However, the way you describe things, you are right to be considering moving. While some feeling of being overworked is pretty much unavoidable in your industry, attempting to set realistic boundaries with a manager (if nothing else than to prevent client dropoff), and being totally dismissed/insulted, is not acceptable.
That being said, the general point of “jobs are hard” is going to be inescapable, and is likely to be even more of an issue as you transition to an even more competitive and glamorous industry. Lauren even wrote a piece earlier today that mentions some of the dismal statistics given out by a Guild as far as how many actors are even working in a given year. Yes, you aren’t getting into acting, but the fact remains: you are looking at going from one stress-filled, hyper-competitive boat into one that is even more so. And as someone who has many friends who work in the film/TV industry in many capacities, I can tell you that they nearly all have some kind of horror story, and are working in an actively-shrinking environment. The ones who make a lot of money are constantly on the verge of losing that job, and the ones who are trying to break into or upwards are basically earning most of their money from their side hustle while waiting for something to give.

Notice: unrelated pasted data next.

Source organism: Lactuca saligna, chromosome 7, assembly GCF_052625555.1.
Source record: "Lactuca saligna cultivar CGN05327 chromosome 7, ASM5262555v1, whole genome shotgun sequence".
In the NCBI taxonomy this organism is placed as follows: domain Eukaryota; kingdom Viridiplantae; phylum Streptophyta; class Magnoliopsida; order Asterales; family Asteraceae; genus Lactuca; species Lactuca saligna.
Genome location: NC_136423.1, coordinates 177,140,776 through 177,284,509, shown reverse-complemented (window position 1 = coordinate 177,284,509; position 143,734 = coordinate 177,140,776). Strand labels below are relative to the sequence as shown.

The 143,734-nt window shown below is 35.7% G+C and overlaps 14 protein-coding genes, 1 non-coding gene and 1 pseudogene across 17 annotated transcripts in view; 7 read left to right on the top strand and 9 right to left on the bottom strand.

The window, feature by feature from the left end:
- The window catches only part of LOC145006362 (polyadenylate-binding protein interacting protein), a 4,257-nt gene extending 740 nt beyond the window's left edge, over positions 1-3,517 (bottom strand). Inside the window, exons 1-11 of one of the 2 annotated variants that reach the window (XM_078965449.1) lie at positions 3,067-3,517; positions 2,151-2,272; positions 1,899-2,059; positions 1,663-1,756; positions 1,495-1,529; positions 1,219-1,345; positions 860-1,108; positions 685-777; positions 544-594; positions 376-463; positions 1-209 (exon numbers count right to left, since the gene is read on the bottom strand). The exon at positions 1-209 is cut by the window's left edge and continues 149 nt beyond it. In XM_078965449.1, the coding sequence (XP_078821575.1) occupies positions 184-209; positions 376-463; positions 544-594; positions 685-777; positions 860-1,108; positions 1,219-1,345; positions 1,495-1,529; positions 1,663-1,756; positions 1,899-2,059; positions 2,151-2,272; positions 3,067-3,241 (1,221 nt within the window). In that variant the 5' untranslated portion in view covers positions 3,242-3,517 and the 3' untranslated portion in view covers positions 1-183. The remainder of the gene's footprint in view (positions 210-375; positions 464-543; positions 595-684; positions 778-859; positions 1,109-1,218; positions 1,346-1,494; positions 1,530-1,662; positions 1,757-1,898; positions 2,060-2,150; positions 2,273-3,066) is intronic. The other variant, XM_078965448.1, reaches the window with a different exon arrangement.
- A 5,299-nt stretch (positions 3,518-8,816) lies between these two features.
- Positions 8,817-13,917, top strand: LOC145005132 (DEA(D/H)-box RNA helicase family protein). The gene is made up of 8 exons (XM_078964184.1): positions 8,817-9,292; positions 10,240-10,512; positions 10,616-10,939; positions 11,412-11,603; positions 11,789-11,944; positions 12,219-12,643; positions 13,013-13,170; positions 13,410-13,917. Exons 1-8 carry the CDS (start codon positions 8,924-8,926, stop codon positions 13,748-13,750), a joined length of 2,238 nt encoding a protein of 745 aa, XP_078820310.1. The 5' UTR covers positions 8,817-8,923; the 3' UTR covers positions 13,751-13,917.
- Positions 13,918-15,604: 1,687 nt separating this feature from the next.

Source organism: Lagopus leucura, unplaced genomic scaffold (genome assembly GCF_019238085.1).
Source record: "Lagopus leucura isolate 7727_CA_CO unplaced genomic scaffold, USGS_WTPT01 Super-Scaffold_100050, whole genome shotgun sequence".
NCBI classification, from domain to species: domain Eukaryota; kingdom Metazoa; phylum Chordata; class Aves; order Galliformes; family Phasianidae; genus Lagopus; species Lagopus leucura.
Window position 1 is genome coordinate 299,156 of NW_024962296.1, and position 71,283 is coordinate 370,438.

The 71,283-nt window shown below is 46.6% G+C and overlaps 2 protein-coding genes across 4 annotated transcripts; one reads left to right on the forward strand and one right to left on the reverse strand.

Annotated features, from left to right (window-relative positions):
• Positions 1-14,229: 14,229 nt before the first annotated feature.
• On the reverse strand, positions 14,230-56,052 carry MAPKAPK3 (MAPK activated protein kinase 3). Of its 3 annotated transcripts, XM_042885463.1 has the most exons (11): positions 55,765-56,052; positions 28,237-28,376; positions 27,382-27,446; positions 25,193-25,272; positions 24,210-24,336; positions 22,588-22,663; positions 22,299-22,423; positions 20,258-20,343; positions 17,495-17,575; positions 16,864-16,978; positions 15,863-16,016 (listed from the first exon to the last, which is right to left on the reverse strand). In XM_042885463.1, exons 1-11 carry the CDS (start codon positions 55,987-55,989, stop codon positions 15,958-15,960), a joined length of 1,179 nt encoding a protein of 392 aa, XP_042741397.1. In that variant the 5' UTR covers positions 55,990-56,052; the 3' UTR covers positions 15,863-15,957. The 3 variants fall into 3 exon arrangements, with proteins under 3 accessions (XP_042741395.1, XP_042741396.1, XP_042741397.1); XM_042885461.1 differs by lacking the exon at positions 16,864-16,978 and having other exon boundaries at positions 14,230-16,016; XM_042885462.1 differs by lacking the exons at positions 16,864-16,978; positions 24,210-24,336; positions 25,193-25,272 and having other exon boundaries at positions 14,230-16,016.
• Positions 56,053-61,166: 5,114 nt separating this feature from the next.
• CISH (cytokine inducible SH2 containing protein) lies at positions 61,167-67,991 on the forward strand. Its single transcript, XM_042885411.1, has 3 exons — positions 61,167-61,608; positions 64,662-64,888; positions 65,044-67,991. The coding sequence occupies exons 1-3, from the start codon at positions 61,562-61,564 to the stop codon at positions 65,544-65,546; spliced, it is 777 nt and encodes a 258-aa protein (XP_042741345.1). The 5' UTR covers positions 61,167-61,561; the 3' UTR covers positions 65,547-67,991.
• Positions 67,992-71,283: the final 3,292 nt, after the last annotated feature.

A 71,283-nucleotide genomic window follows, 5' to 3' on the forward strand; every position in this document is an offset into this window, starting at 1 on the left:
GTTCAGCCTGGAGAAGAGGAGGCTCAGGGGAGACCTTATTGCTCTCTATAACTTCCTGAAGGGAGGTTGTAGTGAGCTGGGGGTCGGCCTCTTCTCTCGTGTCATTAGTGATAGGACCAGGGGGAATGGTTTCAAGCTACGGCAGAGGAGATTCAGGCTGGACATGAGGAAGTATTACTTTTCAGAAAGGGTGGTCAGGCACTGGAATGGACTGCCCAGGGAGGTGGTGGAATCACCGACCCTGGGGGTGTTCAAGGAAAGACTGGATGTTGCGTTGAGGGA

This is not to say that it’s not a worthy dream to pursue, but it does mean that you should be as lucid as possible about the environment you’re actually looking to get into, and if you’re someone who is incredibly stressed about the kind of work environment you described, you should especially consider what this transition might mean in terms of workload, with the drastic reduction in financial comfort you’ve described.